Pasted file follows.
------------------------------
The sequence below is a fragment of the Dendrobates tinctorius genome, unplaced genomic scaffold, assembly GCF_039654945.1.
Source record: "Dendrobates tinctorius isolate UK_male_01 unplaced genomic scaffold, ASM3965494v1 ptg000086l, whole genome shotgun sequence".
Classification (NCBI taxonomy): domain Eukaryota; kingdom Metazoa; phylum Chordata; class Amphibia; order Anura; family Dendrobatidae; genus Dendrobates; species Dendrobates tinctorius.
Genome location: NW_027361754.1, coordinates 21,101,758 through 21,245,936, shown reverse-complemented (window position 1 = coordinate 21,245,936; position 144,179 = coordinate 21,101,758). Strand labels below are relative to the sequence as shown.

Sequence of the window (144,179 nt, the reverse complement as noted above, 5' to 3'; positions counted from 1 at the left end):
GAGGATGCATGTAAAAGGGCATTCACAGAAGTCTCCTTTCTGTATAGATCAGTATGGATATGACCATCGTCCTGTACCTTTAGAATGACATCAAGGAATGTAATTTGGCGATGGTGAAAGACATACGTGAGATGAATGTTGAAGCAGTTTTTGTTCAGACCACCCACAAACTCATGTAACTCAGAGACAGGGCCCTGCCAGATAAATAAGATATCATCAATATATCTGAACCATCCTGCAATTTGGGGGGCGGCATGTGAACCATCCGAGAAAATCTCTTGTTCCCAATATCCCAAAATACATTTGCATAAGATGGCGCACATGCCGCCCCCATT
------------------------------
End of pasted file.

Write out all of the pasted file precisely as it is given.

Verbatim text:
The sequence below is a fragment of the Dendrobates tinctorius genome, unplaced genomic scaffold, assembly GCF_039654945.1.
Source record: "Dendrobates tinctorius isolate UK_male_01 unplaced genomic scaffold, ASM3965494v1 ptg000086l, whole genome shotgun sequence".
Classification (NCBI taxonomy): domain Eukaryota; kingdom Metazoa; phylum Chordata; class Amphibia; order Anura; family Dendrobatidae; genus Dendrobates; species Dendrobates tinctorius.
Genome location: NW_027361754.1, coordinates 21,101,758 through 21,245,936, shown reverse-complemented (window position 1 = coordinate 21,245,936; position 144,179 = coordinate 21,101,758). Strand labels below are relative to the sequence as shown.

Sequence of the window (144,179 nt, the reverse complement as noted above, 5' to 3'; positions counted from 1 at the left end):
GAGGATGCATGTAAAAGGGCATTCACAGAAGTCTCCTTTCTGTATAGATCAGTATGGATATGACCATCGTCCTGTACCTTTAGAATGACATCAAGGAATGTAATTTGGCGATGGTGAAAGACATACGTGAGATGAATGTTGAAGCAGTTTTTGTTCAGACCACCCACAAACTCATGTAACTCAGAGACAGGGCCCTGCCAGATAAATAAGATATCATCAATATATCTGAACCATCCTGCAATTTGGGGGGCGGCATGTGAACCATCCGAGAAAATCTCTTGTTCCCAATATCCCAAAATACATTTGCATAAGATGGCGCACATGCCGCCCCCATT